Las Meninas has long been recognised as one of the most important paintings in Western art history. It is 1656 paintings. In the Museo del Prado in Madrid. Les Meninas (Spanish for the maids of honour) is a portrait of Infanta Margarita, the daughter of King Philip IV, and his second wife Mariana of Austria. The complex work and enigmatic compositions raise questions about reality and illusion that create an uncertain relationship between the viewer and the figures depicted.
10. La Liberté guidant le peuple, Eugène Delacroix.
La Liberté guidant le peuple (English: Liberty Leading the people) portray to honouring the day during 1830 revolution, which widespread revolt to toppled Charles X regime and the people rose and fought for their liberty. depicting by the personification of a goddess of liberty leads the people forward over the bodies of the fallen, holding a flag of the French revolution and a bayonetted. Delacroix painted in the aftermath of Paris ‘Three Glorious Days’ of July, 27-29 July 1830. Liberty becomes the primary example of a painting that can explore both political and social contexts.
11. Starry Night, Van Gogh
Starry night is a perfect example of the Impressionist painting movement. It completed in 1889. In the aftermath of Van Gogh’s 1888 breakdown that resulted in the self-mutilation of his left ear, and suffer from mental illness. He voluntarily admitted himself into an asylum. The scene unfolding before us in Starry Night depicts the view from the east facing the window of Van Gogh’s asylum room at Saint Remy de Provence just before sunrise. The painting is the ultimate combination of direct observations, imaginations, memories and whimsical emotions.
12. The Scream, Edvard Munch
The Scream is one of the most vivid, haunting and iconic pieces of art ever made. Painted in 1893. Munch is a Norwegian Expressionist, evidently created work from a fragment his imagination overrun with a very dark subject matter. The central figure is clearly suffering from a private moment of anguish in despair while the people surrounding him appear to be blissfully unaware of his anxieties and demons.
13. The Night Watch, Rembrandt van Rijn.
Rembrandt is one of the famous Dutch painters. Completed in 1642, at the peak of the Dutch Golden Age. Depicted a city guard moving out, led by Captain Frans Banning Cocq and his lieutenant, Willem van Ruyenburch.
14. Guernica, Pablo Picasso
Guernica is a mural sized oil painting on canvas, completed by June 1937. It is considered to be his most powerful political statement, painted as an immediate reaction to the Nazi’s devastating casual bombing practice on the Basque town of Guernica during the Spanish Civil War. Guernica shows the tragedies of war and the suffering it inflicts upon individuals, particularly innocent civilians. The painting has become universal and powerful symbol warning for humanity against the suffering and devastation of war.
15. Campbells Soup, Andy Warhol
Warhol was expertly able to show contemporary artists that they couldn’t ignore the foundational social changes affected by mass media. The Soup cans produced in 1962. It artistically for their role in firmly entrenching Pop art as a notable movement, one that combined image and themes for consumer and commercial media.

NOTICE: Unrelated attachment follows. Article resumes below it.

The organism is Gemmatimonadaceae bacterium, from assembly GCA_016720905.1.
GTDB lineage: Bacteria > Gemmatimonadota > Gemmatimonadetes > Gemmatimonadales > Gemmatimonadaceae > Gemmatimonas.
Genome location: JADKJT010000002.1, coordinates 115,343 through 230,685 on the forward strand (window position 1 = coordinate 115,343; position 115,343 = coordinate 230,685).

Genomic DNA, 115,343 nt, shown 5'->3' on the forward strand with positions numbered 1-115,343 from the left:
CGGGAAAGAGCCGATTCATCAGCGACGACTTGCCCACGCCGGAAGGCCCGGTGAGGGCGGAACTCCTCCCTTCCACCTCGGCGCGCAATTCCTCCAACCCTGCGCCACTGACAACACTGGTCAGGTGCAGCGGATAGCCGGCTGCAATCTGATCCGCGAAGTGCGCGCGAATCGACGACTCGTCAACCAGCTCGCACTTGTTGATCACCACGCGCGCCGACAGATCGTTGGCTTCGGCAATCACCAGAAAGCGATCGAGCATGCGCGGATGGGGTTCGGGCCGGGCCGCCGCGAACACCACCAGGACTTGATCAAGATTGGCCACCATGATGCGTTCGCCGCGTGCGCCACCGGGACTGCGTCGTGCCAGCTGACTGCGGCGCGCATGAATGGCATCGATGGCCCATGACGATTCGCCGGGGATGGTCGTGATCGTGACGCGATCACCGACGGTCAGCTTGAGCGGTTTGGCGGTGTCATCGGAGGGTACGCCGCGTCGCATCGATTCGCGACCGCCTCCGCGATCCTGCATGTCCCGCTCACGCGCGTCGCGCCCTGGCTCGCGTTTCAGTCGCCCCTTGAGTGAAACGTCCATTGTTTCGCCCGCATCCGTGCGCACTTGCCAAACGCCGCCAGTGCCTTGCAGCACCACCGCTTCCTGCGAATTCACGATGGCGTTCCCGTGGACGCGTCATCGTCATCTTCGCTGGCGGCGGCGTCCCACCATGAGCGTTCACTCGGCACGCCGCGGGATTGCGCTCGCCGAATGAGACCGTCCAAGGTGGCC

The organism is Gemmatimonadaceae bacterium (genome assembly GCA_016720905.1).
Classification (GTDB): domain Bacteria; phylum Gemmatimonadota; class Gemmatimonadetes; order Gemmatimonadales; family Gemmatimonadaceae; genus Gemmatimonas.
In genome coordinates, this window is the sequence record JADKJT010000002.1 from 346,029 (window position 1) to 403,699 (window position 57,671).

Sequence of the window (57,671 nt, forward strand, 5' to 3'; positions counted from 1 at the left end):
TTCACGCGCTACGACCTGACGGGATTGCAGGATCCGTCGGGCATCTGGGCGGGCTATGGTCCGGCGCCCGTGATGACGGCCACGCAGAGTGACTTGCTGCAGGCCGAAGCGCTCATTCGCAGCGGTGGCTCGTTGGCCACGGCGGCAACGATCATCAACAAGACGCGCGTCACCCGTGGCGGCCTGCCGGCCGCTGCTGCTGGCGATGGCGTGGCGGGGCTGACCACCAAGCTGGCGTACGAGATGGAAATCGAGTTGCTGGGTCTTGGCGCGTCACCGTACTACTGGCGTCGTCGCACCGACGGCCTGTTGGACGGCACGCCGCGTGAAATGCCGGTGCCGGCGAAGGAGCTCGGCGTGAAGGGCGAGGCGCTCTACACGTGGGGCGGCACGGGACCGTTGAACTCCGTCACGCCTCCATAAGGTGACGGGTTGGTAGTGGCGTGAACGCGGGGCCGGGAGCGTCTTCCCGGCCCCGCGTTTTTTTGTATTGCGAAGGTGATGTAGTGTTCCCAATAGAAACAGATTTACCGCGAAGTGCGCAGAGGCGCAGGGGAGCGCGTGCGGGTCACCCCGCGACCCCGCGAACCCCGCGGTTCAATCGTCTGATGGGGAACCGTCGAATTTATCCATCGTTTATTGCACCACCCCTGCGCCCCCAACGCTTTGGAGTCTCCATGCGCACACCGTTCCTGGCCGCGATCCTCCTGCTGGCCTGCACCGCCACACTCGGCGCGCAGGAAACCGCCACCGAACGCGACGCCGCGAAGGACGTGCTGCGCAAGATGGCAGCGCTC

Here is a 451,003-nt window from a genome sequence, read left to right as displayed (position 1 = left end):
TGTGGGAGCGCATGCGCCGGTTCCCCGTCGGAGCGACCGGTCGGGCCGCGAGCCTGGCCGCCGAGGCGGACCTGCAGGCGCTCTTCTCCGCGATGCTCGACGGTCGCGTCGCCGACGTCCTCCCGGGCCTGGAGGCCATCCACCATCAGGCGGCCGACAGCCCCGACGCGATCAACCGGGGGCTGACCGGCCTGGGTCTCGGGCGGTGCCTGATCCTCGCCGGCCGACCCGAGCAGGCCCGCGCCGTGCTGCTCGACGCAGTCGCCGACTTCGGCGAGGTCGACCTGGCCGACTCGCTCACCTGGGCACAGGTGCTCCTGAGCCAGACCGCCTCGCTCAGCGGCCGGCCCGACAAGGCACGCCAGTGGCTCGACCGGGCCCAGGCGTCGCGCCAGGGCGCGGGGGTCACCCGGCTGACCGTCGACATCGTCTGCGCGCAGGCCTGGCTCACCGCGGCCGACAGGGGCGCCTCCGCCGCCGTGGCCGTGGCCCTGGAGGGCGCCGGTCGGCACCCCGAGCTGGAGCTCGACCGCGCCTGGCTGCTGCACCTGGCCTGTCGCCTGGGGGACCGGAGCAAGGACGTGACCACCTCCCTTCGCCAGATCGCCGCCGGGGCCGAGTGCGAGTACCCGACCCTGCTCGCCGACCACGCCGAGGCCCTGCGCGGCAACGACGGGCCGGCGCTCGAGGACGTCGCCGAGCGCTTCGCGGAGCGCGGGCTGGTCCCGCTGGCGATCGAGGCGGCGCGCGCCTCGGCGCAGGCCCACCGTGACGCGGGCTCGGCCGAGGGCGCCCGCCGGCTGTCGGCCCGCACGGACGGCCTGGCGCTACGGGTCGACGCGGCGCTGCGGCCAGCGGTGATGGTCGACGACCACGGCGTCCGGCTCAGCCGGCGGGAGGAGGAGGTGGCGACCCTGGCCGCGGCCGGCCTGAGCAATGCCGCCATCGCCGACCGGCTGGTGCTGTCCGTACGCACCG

16. Lavender Mist, Jackson Pollock
Lavender Mist is the most recent painting that the artist embodies the artistic revolution. Pollock moved away from figurative representation and challenge the Western tradition (and foundation) of using an easel and brush. This painting is the most expensive painting ever sold (at over $140 million dollars).
17. Alexander Mosaic
Dated back from c. 100 BC is a Roman floor mosaic originally from the House of the Faun in Pompeii. The painting depicts the battle between the armies of Alexander the Great and Darius III of Persia. The mosaic is believed to be a copy of an early 3rd century BC Hellenistic painting, possibly by Philoxenos of Eretria.
18. Lascaux Cave Painting, France
Lascaux is the setting of a complex cave in Southwestern France famous for its Paleolithic cave paintings. It contains one of the best -known Upper Paleolithic Art. It is estimated to be around 17,000-20,000 years old. Lascaux is one of the world rich examples of cave art with over 1500 engravings and 600 drawings have been documented.
Picasso is quoted as saying,; “We have invented nothing new”, after seeing the cave paintings at Lascaux France. “After Altamira, all is decadence”, when he exited the infamous caves in his native Spain.
19. Stencil of hands and the Spot of Babirusa, Indonesia Island of Sulawesi
It was founded around 50 years ago, but the origin is remaining unknown. However, the style shows similar to other art in other area found to be around 40,000 years old. And making it among the oldest Images in the world. Archaeologist reported in a study that rewrites the history of art. According to archaeologist Thomas Sutikna of Australia University of Wollongong, “the fact that people in Sulawesi were doing the same things s contemporaries in Europe indicates cave art may be have emerged independently at about the same time around the world, including Southeast Asia”.